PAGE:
By S.L. Fuller | February 28, 2018
It is advised that Helicopter Association International Heli-Expo attendees stick around after the show ends to witness the aircraft fly-out. Operators and original equipment manufacturers (OEM) alike bring aircraft to display — real, functioning aircraft — that need to fly back to whence they came (be it to a Volga-Dnepr (booth N4920) aircraft or otherwise).
Attendees from 2017’s Heli-Expo in Dallas got to witness a fly-out like none other, as Columbia Helicopters had on display a Boeing CH-47D. Columbia doesn’t usually bring an aircraft to display; it has not brought one to this year’s show (booth C2553). All its aircraft are working or being prepared to head out on a contract. But the company showed off an aircraft equipped for firefighting last year, primarily to celebrate the company’s 60th anniversary.
The aircraft taking off was a sight to behold — particularly for those who don’t often get to see a tandem-rotor aircraft takeoff and fly away. As the rotors created wind that tossed leaves around as a small storm might, people watching the fly-out in awe probably had no idea that the show-stealing aircraft was heading off to work.
“That was the one and only time we had an aircraft at Heli-Expo,” Jim King, VP of business management, told R&WI. “We requested to be pulled out of the convention hall first because it was being sent on a fire contract.”
Although 2018’s fly-out will be lacking a Columbia aircraft, the fact that all the operator’s aircraft are occupied is a positive thing. Based in Aurora, Oregon, Columbia is looking to branch out all over the world.
Recently, Columbia won a task order modification to a U.S. Transportation Command contract in Afghanistan. The contract, according to the U.S. Defense Department, “provides rotary-wing airlift support within the U.S. Central Command area of responsibility, configured to simultaneously transport passengers and cargo.” Period of work for the task order is Feb. 1 to Aug. 31, and the contract’s value increases some $35.7 million. (The whole contract is now worth some $225.7 million.)
Santiago Crespo, Columbia’s VP of business development, told R&WI that the operator has been working in Afghanistan since 2011. The current indefinite delivery/indefinite quantity contract was re-competed in 2016, but deliverables have been the same since the first contract Columbia won in 2011.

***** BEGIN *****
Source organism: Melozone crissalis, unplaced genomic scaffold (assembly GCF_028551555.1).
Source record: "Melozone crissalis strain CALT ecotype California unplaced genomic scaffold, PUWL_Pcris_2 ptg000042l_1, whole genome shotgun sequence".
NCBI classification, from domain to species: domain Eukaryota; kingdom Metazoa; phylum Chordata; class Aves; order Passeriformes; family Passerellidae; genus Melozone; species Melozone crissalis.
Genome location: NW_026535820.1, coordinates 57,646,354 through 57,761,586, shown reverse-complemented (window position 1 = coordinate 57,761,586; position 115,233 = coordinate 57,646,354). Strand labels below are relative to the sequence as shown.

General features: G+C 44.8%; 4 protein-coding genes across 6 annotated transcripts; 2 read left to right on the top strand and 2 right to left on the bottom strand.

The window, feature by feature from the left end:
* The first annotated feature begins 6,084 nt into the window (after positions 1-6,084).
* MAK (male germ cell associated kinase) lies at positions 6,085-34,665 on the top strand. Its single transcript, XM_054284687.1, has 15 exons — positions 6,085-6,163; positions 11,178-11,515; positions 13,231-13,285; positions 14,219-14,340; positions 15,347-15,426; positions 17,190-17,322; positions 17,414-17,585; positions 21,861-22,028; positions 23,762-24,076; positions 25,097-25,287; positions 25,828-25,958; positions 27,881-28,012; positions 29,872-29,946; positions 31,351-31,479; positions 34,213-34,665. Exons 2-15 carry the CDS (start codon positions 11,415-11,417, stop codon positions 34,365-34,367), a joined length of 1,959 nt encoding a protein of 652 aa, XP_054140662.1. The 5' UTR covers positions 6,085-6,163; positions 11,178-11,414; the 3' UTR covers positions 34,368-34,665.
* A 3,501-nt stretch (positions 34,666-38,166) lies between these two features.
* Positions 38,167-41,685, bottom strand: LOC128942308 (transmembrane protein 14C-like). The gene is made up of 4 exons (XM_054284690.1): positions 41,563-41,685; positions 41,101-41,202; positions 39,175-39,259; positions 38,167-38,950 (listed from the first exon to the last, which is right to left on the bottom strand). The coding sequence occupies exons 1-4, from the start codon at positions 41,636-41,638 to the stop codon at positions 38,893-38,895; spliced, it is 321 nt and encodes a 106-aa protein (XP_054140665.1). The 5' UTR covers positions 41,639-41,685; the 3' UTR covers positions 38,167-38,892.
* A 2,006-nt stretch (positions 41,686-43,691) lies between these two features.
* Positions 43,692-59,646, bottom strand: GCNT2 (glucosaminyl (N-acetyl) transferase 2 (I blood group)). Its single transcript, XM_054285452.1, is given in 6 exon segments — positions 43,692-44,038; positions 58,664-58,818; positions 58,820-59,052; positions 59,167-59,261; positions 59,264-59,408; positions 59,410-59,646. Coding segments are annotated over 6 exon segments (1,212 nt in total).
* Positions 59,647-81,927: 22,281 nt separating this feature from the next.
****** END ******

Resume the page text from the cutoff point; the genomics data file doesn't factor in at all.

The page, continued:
“We're not involved in any military missions,” Crespo said. “We're just providing logistic support Class I through Class X supplies — that includes food, water, mail services, people and cargo — from the different bases to forward operating locations.”
There are several operators that carry out this kind of work for the Transportation Command: AAR Corp. and CHI Aviation (formerly Construction Helicopters), to name a few.
Why doesn’t the government use its own aircraft? According to the “Letter of Justification to Request Validation and Funding to Add Rotary Wing Capabilities to the Current Rotary Wing Flight Services Contract” from September 2017, “There are no viable alternatives that can be utilized in the Combined Joint Operations Area in Afghanistan (CJOA-A).”
If the Army was not allowed to procure this latest round of services, the letter stated, a lack of aircraft would cause “excessive delays for critical cargo movement.” Without more help, 184 passenger movement requests, three sling loads and 18,331 pounds of internal cargo would be unmoved and unsupported, daily, the Army said.
So, in Afghanistan Columbia remains. Although the company could not say how many aircraft it has in that country, the Army’s letter suggested procuring services from two heavy-lift aircraft and two super-heavy lift aircraft. For that, the army requested nearly double the amount Columbia was awarded for the most recent task order.
Crespo did say, however, that the company has the 234 Chinook and the Vertol 107 in Afghanistan. The latter is the smaller version of the Chinook. The Part 135 aircraft are outfitted with side-facing seats, Crespo said. They also have ballistic flooring, which was a contractual requirement. Columbia provides the means to service the aircraft, as well.
“We support the aircraft ‘A’ to ‘Z’ over there,” King said. “It's all Columbia people.”
Columbia supports a variety of third parties when it comes to maintenance, repair and overhaul (MRO). That includes foreign militaries and the U.S. Army. The company has full MRO capability at its Aurora facility, as well.
The company is very active in the U.S., as a whole, fighting fires and doing other heavy-lift missions like stream restoration, logging and various lift jobs. Columbia is also active in Papua New Guinea, supporting oil and gas exploration and production.
Crespo said Columbia hopes to venture into Australia next. The operator currently has a bid in for a firefighting contract in that country that will be awarded in the second quarter of this year.
“We are aggressively looking at opportunities to place additional aircraft in international markets,” Crespo said. “Right now we have a Columbia Model 234 Chinook in Chile, which is the first time in the company to have a firefighting contract off season. So we are expanding this segment for sure.”
Aside from expanding into new territories, Columbia is focusing on keeping its presence in the oil and gas market, where Crespo thinks things are trending upward. The company is also is hoping to grow its work in government services. Columbia is looking at government contracts, specifically outside of Afghanistan. But the company is happy with the work it's doing in that country and knows it is the right company for the job.